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"We wanted to host a party," says Joana Pak of her wedding to Steven Yeun. They'd seen plenty of "wedding" places—but at the Paramour, an elegant yet quirky Old Hollywood–style estate on a Los Angeles hilltop, they knew they'd found their perfect spot.
It was a celebration they'd been awaiting for a while. Steven and Joana's story began in 2009, in Chicago, where he was with the Second City comedy theater and she was studying at Columbia College. They'd met the year before, in passing. But then "she walked into the bar where I was a really shitty bartender, and it was kismet," says Steven. "After that I saw her every day for six months."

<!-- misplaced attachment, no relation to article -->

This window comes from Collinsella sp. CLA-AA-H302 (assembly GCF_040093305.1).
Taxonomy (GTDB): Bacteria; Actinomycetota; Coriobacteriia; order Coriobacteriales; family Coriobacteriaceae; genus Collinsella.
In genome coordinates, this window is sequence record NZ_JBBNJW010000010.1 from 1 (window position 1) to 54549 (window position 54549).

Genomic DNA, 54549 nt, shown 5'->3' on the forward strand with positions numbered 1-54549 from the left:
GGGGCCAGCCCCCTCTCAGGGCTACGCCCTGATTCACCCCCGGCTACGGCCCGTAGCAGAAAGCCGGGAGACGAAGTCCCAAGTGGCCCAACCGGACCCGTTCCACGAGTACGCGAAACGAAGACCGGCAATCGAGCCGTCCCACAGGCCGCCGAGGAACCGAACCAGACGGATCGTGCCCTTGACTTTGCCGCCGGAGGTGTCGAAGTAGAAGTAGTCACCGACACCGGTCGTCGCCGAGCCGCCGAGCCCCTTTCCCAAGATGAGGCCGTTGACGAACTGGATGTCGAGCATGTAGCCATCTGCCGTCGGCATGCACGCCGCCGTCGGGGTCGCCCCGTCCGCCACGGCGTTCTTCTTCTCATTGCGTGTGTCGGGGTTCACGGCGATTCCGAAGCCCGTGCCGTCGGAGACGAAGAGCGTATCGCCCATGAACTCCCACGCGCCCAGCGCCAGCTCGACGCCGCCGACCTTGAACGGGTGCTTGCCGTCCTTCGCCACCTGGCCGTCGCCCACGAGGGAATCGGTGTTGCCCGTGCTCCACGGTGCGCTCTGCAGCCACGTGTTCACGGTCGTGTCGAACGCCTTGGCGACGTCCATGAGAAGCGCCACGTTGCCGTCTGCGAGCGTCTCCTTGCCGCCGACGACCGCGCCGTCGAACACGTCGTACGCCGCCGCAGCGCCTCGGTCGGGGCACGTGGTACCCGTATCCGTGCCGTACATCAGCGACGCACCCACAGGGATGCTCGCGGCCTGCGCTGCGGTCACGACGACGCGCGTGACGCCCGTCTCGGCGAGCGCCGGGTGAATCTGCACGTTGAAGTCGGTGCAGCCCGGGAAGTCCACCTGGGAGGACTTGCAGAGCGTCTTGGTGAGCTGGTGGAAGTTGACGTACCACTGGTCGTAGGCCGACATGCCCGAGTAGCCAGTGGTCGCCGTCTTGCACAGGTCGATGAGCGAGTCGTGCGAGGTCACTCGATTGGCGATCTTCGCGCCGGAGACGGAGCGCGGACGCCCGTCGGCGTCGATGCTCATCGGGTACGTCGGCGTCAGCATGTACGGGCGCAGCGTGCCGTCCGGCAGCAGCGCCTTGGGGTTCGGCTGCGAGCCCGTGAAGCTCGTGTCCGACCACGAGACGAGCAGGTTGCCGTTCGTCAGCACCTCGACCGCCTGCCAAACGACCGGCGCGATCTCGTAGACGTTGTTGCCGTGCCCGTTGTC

Their relationship went long-distance when Steven moved to Los Angeles and less than a year later was cast as everybody's favorite zombie slayer. "He was based in Atlanta for half the year," recalls Joana. "I was in Chicago. We were kind of everywhere." In spite of the distance, it worked—and in August 2015, Steven proposed.
The pair, now based in L.A., wanted a colorful fête that would incorporate elements of their shared heritage—they're both from Korean families and raised in America, she in Arkansas and he in Michigan—and reflect their life together. When their planner, Nancy Park of So Happi Together, suggested a butterfly plate for the tables, it brought everything together for Joana: "Butterfly was my first English word," she recalls.